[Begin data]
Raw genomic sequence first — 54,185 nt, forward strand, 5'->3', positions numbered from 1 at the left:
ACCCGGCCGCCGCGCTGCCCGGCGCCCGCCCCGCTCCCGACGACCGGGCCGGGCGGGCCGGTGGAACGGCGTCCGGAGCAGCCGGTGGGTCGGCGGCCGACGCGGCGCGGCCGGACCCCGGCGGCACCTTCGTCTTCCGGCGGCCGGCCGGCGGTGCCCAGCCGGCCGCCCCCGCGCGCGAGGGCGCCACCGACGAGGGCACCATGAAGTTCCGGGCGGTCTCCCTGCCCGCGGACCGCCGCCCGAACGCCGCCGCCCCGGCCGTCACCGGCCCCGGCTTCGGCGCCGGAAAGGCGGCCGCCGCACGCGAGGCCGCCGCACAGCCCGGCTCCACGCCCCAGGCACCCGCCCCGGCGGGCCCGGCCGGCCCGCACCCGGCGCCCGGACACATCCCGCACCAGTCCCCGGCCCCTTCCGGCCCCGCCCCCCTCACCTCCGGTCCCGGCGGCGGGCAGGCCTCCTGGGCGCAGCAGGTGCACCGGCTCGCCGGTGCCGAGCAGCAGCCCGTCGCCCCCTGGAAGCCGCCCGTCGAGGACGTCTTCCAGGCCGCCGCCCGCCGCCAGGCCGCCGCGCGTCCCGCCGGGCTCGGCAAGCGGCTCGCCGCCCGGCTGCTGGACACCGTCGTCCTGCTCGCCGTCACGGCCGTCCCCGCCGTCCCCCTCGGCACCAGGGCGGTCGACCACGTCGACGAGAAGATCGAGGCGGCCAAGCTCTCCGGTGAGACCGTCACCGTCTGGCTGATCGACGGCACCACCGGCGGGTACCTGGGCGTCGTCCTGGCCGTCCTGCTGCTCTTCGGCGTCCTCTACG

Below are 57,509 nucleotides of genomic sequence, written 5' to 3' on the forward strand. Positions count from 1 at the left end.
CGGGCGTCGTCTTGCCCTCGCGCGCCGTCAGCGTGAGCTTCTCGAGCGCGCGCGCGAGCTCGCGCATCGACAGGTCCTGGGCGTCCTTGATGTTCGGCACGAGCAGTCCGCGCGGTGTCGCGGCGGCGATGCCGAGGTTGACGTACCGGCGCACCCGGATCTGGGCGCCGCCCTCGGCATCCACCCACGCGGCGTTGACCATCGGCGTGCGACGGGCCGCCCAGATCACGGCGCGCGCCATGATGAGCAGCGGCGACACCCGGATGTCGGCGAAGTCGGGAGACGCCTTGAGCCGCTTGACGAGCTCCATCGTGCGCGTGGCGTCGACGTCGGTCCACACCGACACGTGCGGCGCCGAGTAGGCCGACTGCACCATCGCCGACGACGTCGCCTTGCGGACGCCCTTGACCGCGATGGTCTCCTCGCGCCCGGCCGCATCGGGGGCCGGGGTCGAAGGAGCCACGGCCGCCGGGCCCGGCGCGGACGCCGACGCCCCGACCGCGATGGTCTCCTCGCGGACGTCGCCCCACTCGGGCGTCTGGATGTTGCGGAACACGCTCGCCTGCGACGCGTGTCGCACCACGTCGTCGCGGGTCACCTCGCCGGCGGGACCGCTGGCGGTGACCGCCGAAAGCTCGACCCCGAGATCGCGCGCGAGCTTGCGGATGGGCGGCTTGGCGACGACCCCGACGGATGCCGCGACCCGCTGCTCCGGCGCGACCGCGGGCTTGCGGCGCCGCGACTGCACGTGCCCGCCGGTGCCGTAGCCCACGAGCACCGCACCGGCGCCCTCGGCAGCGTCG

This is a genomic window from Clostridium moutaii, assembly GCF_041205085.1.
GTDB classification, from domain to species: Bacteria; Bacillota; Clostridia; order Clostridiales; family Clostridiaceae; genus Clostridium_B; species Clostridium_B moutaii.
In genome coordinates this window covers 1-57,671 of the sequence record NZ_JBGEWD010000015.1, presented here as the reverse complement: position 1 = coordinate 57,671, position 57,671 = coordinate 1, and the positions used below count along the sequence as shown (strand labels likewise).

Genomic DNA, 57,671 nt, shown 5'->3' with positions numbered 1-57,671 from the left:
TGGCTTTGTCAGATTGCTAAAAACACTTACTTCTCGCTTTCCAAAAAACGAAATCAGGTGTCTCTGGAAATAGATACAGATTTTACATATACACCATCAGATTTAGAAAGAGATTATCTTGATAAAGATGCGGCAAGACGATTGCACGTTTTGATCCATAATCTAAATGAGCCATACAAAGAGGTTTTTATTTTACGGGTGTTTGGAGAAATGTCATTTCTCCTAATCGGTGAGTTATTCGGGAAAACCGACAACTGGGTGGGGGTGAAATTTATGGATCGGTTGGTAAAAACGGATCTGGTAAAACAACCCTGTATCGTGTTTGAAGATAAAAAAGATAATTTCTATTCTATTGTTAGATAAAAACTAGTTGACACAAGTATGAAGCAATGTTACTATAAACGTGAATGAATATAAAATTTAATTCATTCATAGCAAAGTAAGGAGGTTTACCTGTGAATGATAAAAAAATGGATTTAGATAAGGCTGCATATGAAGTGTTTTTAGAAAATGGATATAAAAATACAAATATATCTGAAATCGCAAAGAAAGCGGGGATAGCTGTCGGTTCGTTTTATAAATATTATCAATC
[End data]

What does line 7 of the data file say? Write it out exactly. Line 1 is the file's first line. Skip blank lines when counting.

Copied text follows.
In genome coordinates this window covers 1-57,671 of the sequence record NZ_JBGEWD010000015.1, presented here as the reverse complement: position 1 = coordinate 57,671, position 57,671 = coordinate 1, and the positions used below count along the sequence as shown (strand labels likewise).